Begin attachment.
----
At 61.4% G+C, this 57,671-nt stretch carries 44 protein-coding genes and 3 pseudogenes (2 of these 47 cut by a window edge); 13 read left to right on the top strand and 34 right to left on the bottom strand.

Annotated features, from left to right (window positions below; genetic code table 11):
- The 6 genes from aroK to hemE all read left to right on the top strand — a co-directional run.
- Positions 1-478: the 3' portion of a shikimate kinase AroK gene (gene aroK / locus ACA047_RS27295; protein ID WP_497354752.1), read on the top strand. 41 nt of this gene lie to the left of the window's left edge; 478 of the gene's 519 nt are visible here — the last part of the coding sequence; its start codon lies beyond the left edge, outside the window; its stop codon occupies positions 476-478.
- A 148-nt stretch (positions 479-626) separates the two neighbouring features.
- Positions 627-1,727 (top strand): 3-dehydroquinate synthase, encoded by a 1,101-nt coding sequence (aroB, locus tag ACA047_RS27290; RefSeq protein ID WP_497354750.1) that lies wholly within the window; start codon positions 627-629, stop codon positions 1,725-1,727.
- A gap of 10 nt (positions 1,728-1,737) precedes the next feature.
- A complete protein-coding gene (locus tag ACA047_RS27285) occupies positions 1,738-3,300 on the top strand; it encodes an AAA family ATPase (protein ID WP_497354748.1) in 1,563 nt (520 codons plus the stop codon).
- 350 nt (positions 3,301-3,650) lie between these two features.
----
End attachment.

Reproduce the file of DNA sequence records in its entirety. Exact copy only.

At 61.4% G+C, this 57,671-nt stretch carries 44 protein-coding genes and 3 pseudogenes (2 of these 47 cut by a window edge); 13 read left to right on the top strand and 34 right to left on the bottom strand.

Annotated features, from left to right (window positions below; genetic code table 11):
- The 6 genes from aroK to hemE all read left to right on the top strand — a co-directional run.
- Positions 1-478: the 3' portion of a shikimate kinase AroK gene (gene aroK / locus ACA047_RS27295; protein ID WP_497354752.1), read on the top strand. 41 nt of this gene lie to the left of the window's left edge; 478 of the gene's 519 nt are visible here — the last part of the coding sequence; its start codon lies beyond the left edge, outside the window; its stop codon occupies positions 476-478.
- A 148-nt stretch (positions 479-626) separates the two neighbouring features.
- Positions 627-1,727 (top strand): 3-dehydroquinate synthase, encoded by a 1,101-nt coding sequence (aroB, locus tag ACA047_RS27290; RefSeq protein ID WP_497354750.1) that lies wholly within the window; start codon positions 627-629, stop codon positions 1,725-1,727.
- A gap of 10 nt (positions 1,728-1,737) precedes the next feature.
- A complete protein-coding gene (locus tag ACA047_RS27285) occupies positions 1,738-3,300 on the top strand; it encodes an AAA family ATPase (protein ID WP_497354748.1) in 1,563 nt (520 codons plus the stop codon).
- 350 nt (positions 3,301-3,650) lie between these two features.